The new crown jewel of Sacramento, better known as the Golden 1 Center, opened in October.
And I attended the Kings’ first game in their new, $566.6 million home when they faced Maccabi Haifa in a preseason game on Oct. 10.
The element that stands out the most throughout the arena is the vast amount of tech.
The massive 4K scoreboard hangs above the court. It’s about the size of two semi-trucks stacked on each other, making it the world’s largest indoor scoreboard. And it holds the title for the highest resolution in the NBA.
Automated turnstiles allow fans to scan their tickets, whether they are printed or on their phones, and enter quickly.
One of the coolest complements to the arena is the Kings’ new smartphone app.
Unfortunately, the most intriguing parts of the app were unavailable to me because it was only a preseason game and they were still finalizing it.
The app is supposed to allow fans to see real-time lines for concessions, and get food delivered to their seats.
The arena has 40-foot hangar doors hovering over the main entrance that can be opened or closed for events. When I attended, they were open to allow the Delta breeze to cool the inside.
The doors are not the only eco-friendly technology feature the arena has either.
Solar panels cover nearly the whole roof of the Golden 1 Center. And they can meet all of the arena’s energy needs.
When I first walked in, I got a panoramic view of the whole arena.
The scene was really amazing. That’s when it clicked that this world-class sports facility was actually here in Sacramento.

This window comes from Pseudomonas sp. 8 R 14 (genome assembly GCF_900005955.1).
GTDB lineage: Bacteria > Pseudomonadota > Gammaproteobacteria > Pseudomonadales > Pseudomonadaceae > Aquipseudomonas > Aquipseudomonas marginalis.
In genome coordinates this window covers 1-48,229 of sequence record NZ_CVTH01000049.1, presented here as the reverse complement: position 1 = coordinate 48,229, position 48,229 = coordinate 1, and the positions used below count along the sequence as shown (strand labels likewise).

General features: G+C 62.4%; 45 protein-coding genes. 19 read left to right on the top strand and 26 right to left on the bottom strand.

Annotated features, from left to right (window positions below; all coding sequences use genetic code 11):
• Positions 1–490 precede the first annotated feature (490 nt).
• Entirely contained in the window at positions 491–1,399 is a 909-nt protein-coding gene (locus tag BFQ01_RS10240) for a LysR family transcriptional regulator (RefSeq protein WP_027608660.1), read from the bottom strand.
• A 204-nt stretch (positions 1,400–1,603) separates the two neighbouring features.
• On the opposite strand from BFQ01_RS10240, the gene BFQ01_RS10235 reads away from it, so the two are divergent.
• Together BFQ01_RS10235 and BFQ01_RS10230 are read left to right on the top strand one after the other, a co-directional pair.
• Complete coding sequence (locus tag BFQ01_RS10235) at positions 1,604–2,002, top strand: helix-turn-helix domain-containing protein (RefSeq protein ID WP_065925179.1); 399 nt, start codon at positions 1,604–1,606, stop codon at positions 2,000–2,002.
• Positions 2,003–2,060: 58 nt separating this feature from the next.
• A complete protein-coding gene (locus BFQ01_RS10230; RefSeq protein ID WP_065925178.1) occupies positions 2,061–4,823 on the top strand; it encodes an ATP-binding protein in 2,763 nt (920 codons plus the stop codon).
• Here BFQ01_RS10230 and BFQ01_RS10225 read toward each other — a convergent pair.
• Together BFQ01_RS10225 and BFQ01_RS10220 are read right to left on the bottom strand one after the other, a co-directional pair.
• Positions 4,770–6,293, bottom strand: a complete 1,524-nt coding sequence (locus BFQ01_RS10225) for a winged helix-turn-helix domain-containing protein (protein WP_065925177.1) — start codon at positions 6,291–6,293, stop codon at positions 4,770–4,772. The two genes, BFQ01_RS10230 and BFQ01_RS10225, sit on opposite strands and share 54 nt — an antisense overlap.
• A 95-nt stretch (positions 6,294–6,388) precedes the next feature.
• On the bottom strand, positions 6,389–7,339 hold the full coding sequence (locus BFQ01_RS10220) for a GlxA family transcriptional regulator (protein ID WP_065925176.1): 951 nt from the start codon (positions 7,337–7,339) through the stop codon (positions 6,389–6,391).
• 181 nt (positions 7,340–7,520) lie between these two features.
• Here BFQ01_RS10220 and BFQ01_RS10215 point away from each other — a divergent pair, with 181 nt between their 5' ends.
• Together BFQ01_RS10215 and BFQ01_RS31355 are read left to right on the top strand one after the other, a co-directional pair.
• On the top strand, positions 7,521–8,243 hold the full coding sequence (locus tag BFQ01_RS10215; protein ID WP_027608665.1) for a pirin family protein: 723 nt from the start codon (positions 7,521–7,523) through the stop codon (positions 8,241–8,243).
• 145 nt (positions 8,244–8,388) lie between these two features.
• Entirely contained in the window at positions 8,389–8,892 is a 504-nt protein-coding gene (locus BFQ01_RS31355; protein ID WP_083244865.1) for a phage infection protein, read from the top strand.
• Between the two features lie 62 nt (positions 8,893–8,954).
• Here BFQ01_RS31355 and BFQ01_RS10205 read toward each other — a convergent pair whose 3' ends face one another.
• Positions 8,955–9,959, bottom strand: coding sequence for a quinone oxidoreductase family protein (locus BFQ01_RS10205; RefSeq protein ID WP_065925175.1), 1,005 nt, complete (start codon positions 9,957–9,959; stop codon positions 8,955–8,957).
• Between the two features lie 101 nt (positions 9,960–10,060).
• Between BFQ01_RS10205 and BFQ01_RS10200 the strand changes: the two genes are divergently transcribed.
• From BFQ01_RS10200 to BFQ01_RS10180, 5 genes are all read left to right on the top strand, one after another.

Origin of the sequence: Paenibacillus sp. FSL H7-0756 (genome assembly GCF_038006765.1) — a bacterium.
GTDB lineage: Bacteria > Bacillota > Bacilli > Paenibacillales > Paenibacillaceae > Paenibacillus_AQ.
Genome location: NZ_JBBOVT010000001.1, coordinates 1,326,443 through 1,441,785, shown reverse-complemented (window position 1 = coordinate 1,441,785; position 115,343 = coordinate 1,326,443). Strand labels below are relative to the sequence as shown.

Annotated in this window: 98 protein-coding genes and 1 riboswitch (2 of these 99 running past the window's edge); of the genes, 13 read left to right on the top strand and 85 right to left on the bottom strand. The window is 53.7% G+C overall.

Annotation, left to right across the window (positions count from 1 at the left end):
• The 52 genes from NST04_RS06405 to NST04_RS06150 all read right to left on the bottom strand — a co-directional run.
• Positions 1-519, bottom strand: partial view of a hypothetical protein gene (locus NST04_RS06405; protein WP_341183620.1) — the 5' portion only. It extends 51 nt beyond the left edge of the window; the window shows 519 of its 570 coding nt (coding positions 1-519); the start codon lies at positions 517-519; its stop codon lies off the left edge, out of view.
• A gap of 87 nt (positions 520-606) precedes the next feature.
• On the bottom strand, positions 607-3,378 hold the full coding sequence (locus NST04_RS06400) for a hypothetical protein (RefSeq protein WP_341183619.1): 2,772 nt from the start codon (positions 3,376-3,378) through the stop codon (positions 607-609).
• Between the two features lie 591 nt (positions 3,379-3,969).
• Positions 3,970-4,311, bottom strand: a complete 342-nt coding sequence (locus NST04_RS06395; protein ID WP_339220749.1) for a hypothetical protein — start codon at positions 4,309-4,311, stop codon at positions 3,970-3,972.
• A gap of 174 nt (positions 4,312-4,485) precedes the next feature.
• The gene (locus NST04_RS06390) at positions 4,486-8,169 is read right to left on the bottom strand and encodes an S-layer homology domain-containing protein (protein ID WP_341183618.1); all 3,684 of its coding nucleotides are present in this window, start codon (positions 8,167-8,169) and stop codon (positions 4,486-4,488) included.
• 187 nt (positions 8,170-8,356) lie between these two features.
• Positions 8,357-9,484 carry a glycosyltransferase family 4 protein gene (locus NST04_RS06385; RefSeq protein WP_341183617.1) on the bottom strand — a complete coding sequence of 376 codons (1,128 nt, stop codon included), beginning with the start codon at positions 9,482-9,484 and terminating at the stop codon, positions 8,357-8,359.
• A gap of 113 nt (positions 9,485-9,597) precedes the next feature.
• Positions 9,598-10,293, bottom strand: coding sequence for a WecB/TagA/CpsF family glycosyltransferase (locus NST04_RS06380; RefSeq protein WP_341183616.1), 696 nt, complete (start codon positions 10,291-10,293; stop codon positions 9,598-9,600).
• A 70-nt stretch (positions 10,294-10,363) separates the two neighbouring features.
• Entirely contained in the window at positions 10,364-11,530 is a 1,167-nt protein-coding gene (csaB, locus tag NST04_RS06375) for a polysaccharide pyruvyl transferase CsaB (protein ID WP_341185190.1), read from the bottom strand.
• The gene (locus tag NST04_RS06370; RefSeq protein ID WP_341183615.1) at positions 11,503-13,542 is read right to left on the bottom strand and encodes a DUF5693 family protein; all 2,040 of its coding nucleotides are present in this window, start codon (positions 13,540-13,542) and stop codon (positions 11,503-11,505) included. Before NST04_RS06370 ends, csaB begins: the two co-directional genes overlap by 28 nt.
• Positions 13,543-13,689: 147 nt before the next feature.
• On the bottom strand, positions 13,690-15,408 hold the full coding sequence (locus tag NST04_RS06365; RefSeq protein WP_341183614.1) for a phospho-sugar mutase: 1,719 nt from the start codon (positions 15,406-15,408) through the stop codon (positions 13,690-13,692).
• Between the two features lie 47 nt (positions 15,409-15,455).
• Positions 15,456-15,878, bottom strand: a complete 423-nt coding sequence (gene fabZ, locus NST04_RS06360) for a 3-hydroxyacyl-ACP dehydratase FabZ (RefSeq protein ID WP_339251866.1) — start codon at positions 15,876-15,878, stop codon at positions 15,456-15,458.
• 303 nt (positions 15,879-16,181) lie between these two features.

But I had little time for excitement before my nose picked up on some appetizing smells.
The arena offers sushi, gyros, rice bowls, burgers, shakes, kebabs, tacos and more. These options are much more appetizing than the heated-up frozen pretzels at Sleep Train Arena.
Every time I passed a concession stand, I was tempted to buy something. But there was something holding me back: the price.
Overpriced food and beverages are staples of most concerts or sports games.
But the prices at the Golden 1 Center are outrageous. It’s kind of hard to justify spending $14 on a burger, $10 on a Costco-sized slice of pizza or $13 on a beer.
Now I don’t drink, but I know $13 for a domestic beer is steep.
That’s only a few dollars cheaper than what I paid for my nosebleed seats ($19, including service fees).
Which was also expensive considering how far up I was and that it was a preseason game. But those are the prices you’re going to pay for a new arena.
The upper bowl of the arena is very steep. This allows for a surprisingly decent view of the game, even though it’s so high up.
But it becomes a little sketchy trying to maneuver to your seats. Even with people standing to let me through, it was a tight fit.
The cramped pathways to seats are in the lower bowl as well.
In the inaugural event, a man was injured in the upper bowl when a woman fell on him from behind because of the steepness and narrowness.
But at least my seat was comfortable and I was able to get a decent view of the Kings demolishing a Middle Eastern team.
Overall, there are a few faults with the new arena, but the flaws don’t come close to outweighing the positives.
There is just an unwavering sense of pride that comes with having such a world-class arena here in Sacramento.
And I’m not the only one who thinks that.
Walking around, I noticed people feeding into the excitement. Most had a gleam of awe in their eyes while pointing out a piece of art (like the 400 glass globes that represent Sacramento’s rivers) or admiring the scoreboard.
Get out there in the coming months, even if you aren’t interested in basketball.